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Dive Review of Dive Boat Magician in
The Continental USA/Southern California

Dive Boat Magician: "Advance diving and abundant color on Southern California Oil Platforms", Oct, 2016,

by Paul S Jacobsen, CA, US (Reviewer Reviewer 5 reports with 1 Helpful vote). Report 9316 has 1 Helpful vote.

No photos available at this time

Ratings and Overall Comments 1 (worst) - 5 (best):

Accommodations 3 stars Food 3 stars
Service and Attitude 4 stars Environmental Sensitivity 4 stars
Dive Operation 4 stars Shore Diving N/A
Snorkeling N/A
Value for $$ 4 stars
Beginners 3 stars
Advanced 5 stars
Comments There is an active dive community in Southern California and the diving can be spectacular. Itís not the typical Undercurrents affair. It is cold water diving. While the past El Nino had warmed the water temperature up last year that effect is now subsiding. For a rewarding advanced dive there are the oil platforms mid channel about 9 miles out from the port of Long Beach. There are 3 oil rigs that can only be dived by reservation from the local dive boats charters. Itís advance diving because the bottom is about 700 feet below and the possibility of swells and currents. Also the boats don't moor so itís all "live boat" diving. The boat moves in, cuts its props, drops off a few divers that have to swim to the rigs, re-position, and repeat. Then the boat picks up the divers as they come back.

I did the Oil rig dive on the Dive Boat Magician (www.magicianscuba.com) in October. The Magician has bunks, a galley, 2 marine heads, and 2 hot water showers. The charter typically includes pastries, fruit and coffee during boarding, a hot breakfast after departing the dock. Snacks after the 1st dive. A full lunch after the 2nd dive, and desserts after the 3rd dive while sailing back to port. It includes beverages: fountain drinks, coffee and tea. The charter price includes air fills. Nitrox 32% is available for $10/ fill. You have to provide all of your gear, tank and weights. Be sure to bring a tall surface signaling device/marker, cutting device, and for the oil rigs a bright dive light.

Dive boats in Southern California run different than other locations in the world. While there is a divemaster on board they do not guide dives. DMís are there mostly for safety supervision, dive briefings and surface rescues. If you need a guide you should contact one of the local dive shops to hire a guide. In Southern California SMBís are only used for emergencies, so if you are going to deploy an SMB for a safety stop tell the DM before starting your dive. Diving the Oil rigs deploying an SMB is not needed for a safety stop since youíre within the superstructure and will have a visual reference. Navigation isnít an issue either since youíre diving within the structure; however, a compass might be thrown off because of all the metal.

The Magician runs a very safe operation and performs a positive roll call after each dive to insure all divers are back. Divers must respond to the DMís roll call personally and visually before they will check you in. You have a number assigned where your tank/dive station is. Before you giant stride in, you provide your number to the DM at the dive gate. When you return from the dive you provide your number to the DM as they help you up the swim step. Then there is the full roll call by name before the boat moves.

The morning starts early with a 6:30 AM boarding time and a 7:30 AM sailing. That Saturday it was a beautiful sunrise and sailing out. A storm past through the day before and another is hitting the day after, the timing couldn't have been better. The sunrise through the passing clouds added a lot of color. It was so clear that not only could we see all of Catalina Island 23 miles out, but as we sailed to the oil rigs you could see San Clemente island behind Catalina 50 miles away. The ride was good with not much of a swell. Since its under an hour sail to get to the rigs total, there wasn't time for a nap. Just a hot breakfast, an overall briefing on how the operation for the day will run and start getting your gear ready.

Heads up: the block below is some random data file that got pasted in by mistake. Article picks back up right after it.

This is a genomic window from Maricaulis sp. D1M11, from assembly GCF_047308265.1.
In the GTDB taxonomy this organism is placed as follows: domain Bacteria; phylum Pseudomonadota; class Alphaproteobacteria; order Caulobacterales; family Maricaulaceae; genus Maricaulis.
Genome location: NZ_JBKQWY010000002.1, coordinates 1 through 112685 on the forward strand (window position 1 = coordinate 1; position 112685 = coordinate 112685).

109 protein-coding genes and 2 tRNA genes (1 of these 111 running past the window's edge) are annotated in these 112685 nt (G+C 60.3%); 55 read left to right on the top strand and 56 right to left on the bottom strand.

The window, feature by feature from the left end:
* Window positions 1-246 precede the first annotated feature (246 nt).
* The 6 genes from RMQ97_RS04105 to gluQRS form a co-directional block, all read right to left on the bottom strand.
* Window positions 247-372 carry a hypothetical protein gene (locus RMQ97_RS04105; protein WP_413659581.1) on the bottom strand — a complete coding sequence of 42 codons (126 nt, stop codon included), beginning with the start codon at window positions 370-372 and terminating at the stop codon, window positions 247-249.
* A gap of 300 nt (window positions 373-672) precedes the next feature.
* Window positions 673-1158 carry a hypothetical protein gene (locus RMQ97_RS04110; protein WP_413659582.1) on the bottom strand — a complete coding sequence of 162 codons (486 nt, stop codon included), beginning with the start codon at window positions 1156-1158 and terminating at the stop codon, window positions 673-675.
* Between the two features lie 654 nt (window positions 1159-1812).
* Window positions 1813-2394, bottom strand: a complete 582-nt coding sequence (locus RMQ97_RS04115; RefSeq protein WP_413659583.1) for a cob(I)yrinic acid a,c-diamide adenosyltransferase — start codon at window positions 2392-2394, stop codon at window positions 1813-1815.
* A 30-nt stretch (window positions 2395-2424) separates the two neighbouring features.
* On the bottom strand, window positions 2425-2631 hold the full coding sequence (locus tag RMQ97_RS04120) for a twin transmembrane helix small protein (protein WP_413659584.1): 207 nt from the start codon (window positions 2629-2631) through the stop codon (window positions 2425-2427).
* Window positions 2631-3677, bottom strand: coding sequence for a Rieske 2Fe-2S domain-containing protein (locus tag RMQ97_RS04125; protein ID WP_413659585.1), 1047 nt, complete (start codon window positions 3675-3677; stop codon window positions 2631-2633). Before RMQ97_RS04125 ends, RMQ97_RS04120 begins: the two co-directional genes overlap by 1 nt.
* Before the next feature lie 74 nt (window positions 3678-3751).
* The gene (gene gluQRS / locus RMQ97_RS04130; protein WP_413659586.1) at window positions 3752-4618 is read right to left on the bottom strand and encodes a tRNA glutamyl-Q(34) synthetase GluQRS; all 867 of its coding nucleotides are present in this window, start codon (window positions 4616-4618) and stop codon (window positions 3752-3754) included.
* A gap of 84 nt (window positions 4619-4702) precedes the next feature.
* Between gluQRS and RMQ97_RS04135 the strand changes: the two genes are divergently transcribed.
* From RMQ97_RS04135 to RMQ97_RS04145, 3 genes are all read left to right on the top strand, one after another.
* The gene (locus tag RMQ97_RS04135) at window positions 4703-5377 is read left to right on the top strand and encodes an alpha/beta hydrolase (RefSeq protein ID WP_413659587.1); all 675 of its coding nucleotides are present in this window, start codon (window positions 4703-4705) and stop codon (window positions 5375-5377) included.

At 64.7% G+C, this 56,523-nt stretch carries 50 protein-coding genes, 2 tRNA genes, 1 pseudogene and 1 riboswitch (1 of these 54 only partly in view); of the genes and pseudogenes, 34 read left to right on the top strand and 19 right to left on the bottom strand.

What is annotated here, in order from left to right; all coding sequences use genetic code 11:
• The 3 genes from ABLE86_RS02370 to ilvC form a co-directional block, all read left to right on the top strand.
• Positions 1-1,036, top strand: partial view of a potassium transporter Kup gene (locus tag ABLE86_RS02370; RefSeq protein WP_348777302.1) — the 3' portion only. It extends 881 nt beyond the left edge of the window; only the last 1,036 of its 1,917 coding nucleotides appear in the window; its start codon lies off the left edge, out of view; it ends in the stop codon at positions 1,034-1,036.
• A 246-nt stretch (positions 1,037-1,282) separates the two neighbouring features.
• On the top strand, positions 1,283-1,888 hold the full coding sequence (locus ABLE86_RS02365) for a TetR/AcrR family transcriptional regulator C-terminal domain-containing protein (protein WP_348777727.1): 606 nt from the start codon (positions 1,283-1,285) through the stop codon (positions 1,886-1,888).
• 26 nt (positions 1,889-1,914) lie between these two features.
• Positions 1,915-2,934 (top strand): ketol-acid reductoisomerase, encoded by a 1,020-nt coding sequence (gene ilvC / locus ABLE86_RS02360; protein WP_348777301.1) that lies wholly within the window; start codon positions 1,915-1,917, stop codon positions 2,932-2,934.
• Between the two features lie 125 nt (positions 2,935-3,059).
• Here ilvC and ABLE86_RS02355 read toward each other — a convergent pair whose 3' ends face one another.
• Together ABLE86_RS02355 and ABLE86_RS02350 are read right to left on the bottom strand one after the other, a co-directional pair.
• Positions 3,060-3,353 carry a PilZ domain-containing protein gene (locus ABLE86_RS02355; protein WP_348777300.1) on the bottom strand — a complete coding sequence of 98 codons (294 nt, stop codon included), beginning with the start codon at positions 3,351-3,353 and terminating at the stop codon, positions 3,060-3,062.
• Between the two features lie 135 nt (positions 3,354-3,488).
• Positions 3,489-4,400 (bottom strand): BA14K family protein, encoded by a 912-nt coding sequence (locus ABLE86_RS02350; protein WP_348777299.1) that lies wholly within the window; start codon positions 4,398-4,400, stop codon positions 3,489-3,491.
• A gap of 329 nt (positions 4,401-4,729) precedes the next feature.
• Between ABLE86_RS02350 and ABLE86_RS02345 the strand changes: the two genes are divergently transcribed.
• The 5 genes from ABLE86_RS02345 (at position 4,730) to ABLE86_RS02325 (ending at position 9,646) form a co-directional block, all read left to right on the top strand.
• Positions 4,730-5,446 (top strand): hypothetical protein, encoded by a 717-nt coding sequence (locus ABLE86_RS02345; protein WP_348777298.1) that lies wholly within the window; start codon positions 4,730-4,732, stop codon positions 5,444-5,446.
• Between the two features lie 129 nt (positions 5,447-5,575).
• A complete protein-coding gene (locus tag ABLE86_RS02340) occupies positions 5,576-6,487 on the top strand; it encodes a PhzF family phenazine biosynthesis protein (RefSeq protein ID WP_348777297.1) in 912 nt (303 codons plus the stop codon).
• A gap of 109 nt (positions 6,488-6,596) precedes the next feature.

The Oil platforms have names so the first dive was on the Ellen rig. As I said this is ďLive BoatĒ operations once the diving starts, group of 4 to 6 divers collect at the gates, the boat drifts in near the rig, you giant stride in, and swim to the rig. All diving is done within and under the superstructure and its a no-no to be outside of it. These are producing platforms so crew boats might be coming and going from the rigs. Divers need to be aware of their surroundings. Itís all a tricky operation to keep the boat from drifting into the rig, and insuring divers are clear of the boat before engaging the props again to re-position to drop the next group off. It is almost like herding cats, but all of the divers on the boat dived with no incidents also no classes were on board.

The boat was full with 26 divers which made the dive deck crowded and a real dance to get people in and off the boat. I was near the end to get in because of the crowds getting out. But it was not a problem. These are deep dives and cold dives so the dive times are short. So after the last divers are dropped off the first groups are starting to surface for pick up.

The rigs loom large, 6 stories over the water. It is dark underneath them so the only way to enjoy them is with a good dive light. The first two dives were on platform Ellen and Eureka, they have support structure making up the superstructure and in the middle there is a large matrix of pipes vertically going down to the wells 700 feet below. The pipes are large 2 to 3 foot in diameter. It's like steel kelp to swim between. They are encrusted with all manner of life and make for a colorful but tight swim through. The 3rd dive was on a platform named Elly that generates the power for Ellen. There are no vertical pipes in the center only a superstructure of columns, cross bars and diagonal bracing. The color starts shallower since more light could get through at about 40 feet deep. Once you hit where the color starts then all of the structures explode with all forms of cup corals, anemones, scallops, batefish, bright white Metridium (en.wikipedia.org/wiki/Metridium). Male and female Sheepheads, even kelp bass hung out in this color filled jungle gym.